A representation of the surrender of the Island of Oteheite to Captain Wallis by the supposed Queen Oberea

Captain Samuel Wallis (1728-1795) took command of the frigate Dolphin (back from John Byron's circumnavigation of the globe). Wallis' description of Tahiti (as published by John Hawkesworth in 1773 on behalf of the Admirality) helped, along with the accounts of James Cook and Joseph Banks, to stamp an 'exotic' imprint on Europe's image of the south seas. Wallis' achievements helped shape Cook's first Endeavour voyage. He recommended the island for the Transit of Venus observations and Cook arrived here in April 1769. Cook, like Wallis two years before him, anchored his ship in the shelter of Matavai Bay on the western side of the island. This is the second of two engravings showing the surrender of the islanders after a battle between the Europeans and the Tahitians. Mounted in album with PAI3938-PAI3952, PAI3954-PAI4076.; Page 14.; Typewritten title stuck below image.; Plate No.22.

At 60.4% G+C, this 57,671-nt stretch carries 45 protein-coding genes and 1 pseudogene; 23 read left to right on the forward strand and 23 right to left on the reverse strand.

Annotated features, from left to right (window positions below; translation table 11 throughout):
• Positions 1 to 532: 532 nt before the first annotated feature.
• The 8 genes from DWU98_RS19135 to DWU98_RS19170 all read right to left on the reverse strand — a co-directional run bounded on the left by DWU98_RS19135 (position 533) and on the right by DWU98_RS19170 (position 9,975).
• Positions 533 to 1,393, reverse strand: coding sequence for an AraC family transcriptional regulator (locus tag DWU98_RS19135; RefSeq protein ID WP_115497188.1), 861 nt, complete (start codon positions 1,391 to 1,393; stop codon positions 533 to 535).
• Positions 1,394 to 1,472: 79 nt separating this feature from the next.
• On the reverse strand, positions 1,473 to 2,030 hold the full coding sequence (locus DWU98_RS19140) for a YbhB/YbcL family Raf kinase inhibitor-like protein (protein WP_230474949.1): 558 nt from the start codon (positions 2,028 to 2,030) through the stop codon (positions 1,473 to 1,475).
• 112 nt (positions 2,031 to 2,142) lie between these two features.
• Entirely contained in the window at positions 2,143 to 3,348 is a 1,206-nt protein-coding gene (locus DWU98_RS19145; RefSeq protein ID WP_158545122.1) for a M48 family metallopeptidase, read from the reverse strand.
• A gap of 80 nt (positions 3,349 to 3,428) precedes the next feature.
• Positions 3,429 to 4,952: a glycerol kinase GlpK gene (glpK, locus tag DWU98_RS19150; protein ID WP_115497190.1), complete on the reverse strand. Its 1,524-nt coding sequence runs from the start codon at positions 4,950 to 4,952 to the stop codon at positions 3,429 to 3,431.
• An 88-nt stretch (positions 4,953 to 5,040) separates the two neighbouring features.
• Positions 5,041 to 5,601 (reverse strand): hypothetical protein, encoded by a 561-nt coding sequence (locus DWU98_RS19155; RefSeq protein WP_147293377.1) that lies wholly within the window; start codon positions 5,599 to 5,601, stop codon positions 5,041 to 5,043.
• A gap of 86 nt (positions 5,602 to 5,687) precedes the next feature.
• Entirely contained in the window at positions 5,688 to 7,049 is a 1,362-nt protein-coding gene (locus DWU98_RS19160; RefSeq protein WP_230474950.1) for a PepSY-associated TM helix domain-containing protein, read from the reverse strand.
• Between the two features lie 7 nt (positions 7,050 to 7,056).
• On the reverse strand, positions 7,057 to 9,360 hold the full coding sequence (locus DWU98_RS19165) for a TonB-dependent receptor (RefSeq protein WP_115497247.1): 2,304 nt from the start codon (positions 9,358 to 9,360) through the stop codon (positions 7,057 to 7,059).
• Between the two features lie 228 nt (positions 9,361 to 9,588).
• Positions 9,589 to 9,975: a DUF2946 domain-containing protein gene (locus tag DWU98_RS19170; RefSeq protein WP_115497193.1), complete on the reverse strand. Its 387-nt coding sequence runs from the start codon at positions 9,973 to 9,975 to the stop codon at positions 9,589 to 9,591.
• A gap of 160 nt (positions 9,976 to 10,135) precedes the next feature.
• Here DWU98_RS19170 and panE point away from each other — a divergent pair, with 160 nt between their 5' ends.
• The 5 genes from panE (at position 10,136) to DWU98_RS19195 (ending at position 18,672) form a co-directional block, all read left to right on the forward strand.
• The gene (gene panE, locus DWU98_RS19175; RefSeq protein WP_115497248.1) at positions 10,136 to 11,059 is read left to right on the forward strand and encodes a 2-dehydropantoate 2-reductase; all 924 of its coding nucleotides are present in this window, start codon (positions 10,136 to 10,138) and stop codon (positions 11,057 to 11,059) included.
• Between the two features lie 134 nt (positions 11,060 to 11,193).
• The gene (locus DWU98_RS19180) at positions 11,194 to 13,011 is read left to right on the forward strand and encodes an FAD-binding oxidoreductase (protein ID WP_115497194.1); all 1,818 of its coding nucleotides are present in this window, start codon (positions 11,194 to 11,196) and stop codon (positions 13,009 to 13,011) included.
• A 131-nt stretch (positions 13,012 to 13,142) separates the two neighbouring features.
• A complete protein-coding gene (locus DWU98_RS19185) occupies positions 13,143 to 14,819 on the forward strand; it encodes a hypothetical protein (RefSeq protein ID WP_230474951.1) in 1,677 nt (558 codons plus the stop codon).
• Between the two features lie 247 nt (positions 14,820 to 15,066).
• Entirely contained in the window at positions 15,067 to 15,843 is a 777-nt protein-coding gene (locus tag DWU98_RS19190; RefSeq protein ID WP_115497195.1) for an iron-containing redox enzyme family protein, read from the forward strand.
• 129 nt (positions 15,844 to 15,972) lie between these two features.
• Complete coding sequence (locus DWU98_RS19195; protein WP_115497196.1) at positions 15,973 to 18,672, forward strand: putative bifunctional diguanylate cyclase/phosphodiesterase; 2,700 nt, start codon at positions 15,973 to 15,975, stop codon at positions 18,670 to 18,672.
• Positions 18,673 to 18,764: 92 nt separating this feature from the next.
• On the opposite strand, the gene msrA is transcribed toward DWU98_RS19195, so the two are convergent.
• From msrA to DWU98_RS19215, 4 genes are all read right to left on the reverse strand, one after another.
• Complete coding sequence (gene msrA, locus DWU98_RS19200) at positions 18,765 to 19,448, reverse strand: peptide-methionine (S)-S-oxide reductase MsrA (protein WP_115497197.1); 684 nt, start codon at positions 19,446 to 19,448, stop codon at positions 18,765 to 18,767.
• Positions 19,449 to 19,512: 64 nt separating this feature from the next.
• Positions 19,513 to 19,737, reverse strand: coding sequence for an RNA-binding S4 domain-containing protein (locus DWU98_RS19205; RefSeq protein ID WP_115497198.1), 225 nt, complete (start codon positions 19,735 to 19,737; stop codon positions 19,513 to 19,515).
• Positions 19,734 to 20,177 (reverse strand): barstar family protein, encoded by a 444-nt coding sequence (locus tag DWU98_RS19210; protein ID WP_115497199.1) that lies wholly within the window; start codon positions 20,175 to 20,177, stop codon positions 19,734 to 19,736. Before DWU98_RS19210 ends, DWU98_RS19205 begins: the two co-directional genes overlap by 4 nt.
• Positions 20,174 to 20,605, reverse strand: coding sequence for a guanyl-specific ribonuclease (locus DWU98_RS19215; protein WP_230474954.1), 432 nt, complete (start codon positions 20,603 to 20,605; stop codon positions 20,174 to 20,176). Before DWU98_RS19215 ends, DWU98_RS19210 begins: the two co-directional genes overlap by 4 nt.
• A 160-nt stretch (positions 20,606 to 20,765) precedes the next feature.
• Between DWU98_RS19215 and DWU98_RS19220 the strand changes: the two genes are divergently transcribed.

Object Details

ID: PAI3953
Type: Print
Display location: Not on display
Creator: Hall, John
Places: Unlinked place
People: Queen Oberea; Wallis, Samuel
Credit: National Maritime Museum, Greenwich, London
Measurements: Sheet: 243 x 330 mm
Parts: Atlas to Cook's Voyages Vol I 1773-1777. (Illustrations are from Hawkesworth's 'Voyages to the Southern Hemisphere', all volumes, and Cook [ed. Douglas] 'A Voyage towards the South Pole... ' [1773-75], page 70 onwards) (Album)

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